The 2022 Women’s Lacrosse World Championship gets underway Wednesday night at Towson University in Maryland. The quadrennial competition, which begins on June 29 and continues through July 9, is being held in the United States for the first time since 2005.
Here are a few key details to know ahead of this year’s women’s lacrosse world championship.
Which teams are competing at the 2022 Women’s Lacrosse World Championship?
A record 30 teams are competing at this year’s women’s lacrosse world championship, up from 25 in 2017. Here’s a look at how the pools filled out:
- Pool A: United States, Canada, England, Australia, Scotland
- Pool B: Israel, South Korea, Netherlands, Puerto Rico, Norway,
- Pool C: Wales, Germany, Latvia, Uganda, Jamaica
- Pool D: New Zealand, Ireland, Hong Kong, Spain, Austria
- Pool E: Japan, Haudenosaunee, China, Switzerland, Argentina
- Pool F: Czech Republic, Italy, Mexico, Sweden, Colombia
The top five ranked teams — United States, Canada, England, Australia, and Scotland — are all seeded into pool A.
At the end of group play, 16 teams — all pool A teams, the top two teams in pools B-F, and the top ranked third place team among all pools — will qualify for the Championship Division bracket to determine places 1-16. The remaining 14 teams will compete in the Platinum Division bracket to determine places 17-30.
How to watch the 2022 Women’s Lacrosse World Championship
Most games will stream on ESPN+. In addition, the following six games will be broadcast on linear TV:
- June 29: USA vs. Canada, 7 p.m. ET — ESPN2
- July 2: USA vs. Australia, 8 p.m. ET — ESPNU
- July 7: Semifinal #1, 7 p.m. ET — ESPN2
- July 7: Semifinal #2, 9 p.m. ET — ESPN2
- July 9: Bronze medal game, 10 a.m. ET — ESPNU
- July 9: Gold medal game, 12 p.m. ET — ESPN2
A full day-by-day schedule of all games can be found here.
Which players made the 2022 U.S. women’s lacrosse team?
U.S. head coach Jenny Levy named her 18-player roster in February 2022. The squad includes six players — Becca Block, Taylor Cummings, Megan Douty, Marie McCool, Alice Mercer, and Kayla Treanor — who were part of the U.S. team that won gold in 2017. Additionally, three players — Boston College’s Charlotte North and North Carolina’s Ally Mastroianni and Emma Trenchard — recently competed against each other in the 2022 NCAA women’s lacrosse championship game (UNC won, 12-11).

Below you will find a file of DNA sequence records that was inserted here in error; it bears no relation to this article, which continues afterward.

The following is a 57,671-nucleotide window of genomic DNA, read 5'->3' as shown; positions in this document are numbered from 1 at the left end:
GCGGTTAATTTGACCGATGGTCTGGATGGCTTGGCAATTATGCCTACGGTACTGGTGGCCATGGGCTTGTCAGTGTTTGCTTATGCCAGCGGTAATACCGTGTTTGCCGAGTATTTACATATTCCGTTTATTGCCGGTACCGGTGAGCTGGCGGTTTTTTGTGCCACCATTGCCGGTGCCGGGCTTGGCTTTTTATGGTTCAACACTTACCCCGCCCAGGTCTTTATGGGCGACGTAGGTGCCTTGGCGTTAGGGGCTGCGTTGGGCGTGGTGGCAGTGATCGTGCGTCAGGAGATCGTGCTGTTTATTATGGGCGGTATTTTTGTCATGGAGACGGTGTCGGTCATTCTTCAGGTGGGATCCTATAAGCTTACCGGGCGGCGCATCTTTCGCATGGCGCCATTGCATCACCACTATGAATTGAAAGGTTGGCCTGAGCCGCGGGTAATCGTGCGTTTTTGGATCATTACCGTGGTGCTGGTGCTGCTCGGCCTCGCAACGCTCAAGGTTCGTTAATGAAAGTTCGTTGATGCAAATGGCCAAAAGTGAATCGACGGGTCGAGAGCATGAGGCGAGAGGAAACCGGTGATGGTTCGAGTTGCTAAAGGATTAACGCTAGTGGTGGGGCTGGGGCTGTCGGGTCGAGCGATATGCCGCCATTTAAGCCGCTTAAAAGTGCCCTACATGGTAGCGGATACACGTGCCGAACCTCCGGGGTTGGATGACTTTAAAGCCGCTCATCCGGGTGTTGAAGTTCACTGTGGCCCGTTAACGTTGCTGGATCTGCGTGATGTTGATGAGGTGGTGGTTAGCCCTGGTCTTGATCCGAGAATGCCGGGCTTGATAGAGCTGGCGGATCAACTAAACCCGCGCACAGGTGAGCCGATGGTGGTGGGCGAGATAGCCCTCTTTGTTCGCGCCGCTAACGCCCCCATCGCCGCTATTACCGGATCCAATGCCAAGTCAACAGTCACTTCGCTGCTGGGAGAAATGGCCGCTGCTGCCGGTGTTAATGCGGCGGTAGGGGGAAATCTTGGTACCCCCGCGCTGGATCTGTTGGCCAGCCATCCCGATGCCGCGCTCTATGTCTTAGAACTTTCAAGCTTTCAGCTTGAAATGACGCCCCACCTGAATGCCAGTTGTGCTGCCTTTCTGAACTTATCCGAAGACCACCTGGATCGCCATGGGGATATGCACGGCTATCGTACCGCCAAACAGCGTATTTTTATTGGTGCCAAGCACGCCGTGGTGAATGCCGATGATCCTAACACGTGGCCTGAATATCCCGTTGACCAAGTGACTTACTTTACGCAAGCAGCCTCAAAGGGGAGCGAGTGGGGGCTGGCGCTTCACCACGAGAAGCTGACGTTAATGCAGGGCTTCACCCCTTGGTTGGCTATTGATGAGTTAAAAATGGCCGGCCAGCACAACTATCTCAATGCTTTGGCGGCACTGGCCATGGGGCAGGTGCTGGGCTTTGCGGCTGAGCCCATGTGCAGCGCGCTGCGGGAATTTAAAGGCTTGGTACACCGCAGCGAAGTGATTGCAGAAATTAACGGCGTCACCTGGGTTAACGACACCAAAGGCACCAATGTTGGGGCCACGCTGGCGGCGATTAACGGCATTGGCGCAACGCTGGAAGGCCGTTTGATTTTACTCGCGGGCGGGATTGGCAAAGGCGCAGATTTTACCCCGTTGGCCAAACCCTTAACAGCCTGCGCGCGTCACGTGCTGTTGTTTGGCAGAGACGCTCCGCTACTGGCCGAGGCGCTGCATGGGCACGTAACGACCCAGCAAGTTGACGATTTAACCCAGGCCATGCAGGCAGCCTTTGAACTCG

|2||Liz Hogan||G||Victor, N.Y.||Syracuse ’11|
|4||Marie McCool||M||Moorestown, N.J.||North Carolina ’18|
|6||Emily Parros||M||Rutledge, Pa.||North Carolina ’13|
|8||Alice Mercer||D||Woodbine, Md.||Maryland ’16|
|10||Charlotte North||A||Dallas, Texas||Boston College ’21|
|12||Kayla Treanor||A||Niskayuna, N.Y.||Syracuse ’16|
|16||Sam Apuzzo||A||West Babylon, N.Y.||Boston College ’19|
|17||Kylie Ohlmiller||A||Islip, N.Y.||Stony Brook ’18|
|18||Dempsey Arsenault||M||New Hampton, N.H.||Boston College ’19|
|19||Emma Trenchard||D||Windsor, Conn.||North Carolina ’21|
|21||Taylor Cummings||M||Ellicott City, Md.||Maryland ’16|
|22||Ally Mastroianni||M||Martinsville, N.J.||North Carolina ’21|
|23||Molly Hendrick||A||Lancaster, Pa.||North Carolina ’17|
|25||Lizzie Colson||M||Manchester, Md.||Maryland ’21|
|29||Megan Douty||D||Fair Haven, N.J.||Maryland ’15|
|30||Ally Kennedy||M||North Babylon, N.Y.||Stony Brook ’20|
|33||Becca Block||D||Stratham, N.H.||Syracuse ’13|
|43||Caylee Waters||G||Darien, Conn.||North Carolina ’17|
Women’s Lacrosse World Championship History
The Women’s Lacrosse World Championship, previously known as the Women’s Lacrosse World Cup, has been held quadrennially since 1982. This year’s event was originally scheduled for July 2021, but was pushed back one year as a result of the COVID-19 pandemic.
Here’s a look at previous host cities and champions:
|Year||Host||Champion||Runner-Up||Number of Teams|
|1982||Nottingham, England||United States||Australia||6|
|1986||Philadelphia, Pennsylvania||Australia||United States||6|
|1989||Perth, Australia||United States||England||6|
|1993||Edinburgh, Scotland||United States||England||9|
|1997||Tokyo, Japan||United States||Australia||7|
|2001||High Wycombe, England||United States||Australia||8|
|2005||Annapolis, Maryland||Australia||United States||10|
|2009||Prague, Czech Republic||United States||Australia||16|
|2013||Oshawa, Ontario||United States||Canada||19|
|2017||Guildford, England||United States||Canada||25|
This guide will be updated throughout the 2022 Women’s Lacrosse World Championship.
Follow Alex Azzi on Twitter @AlexAzziNBC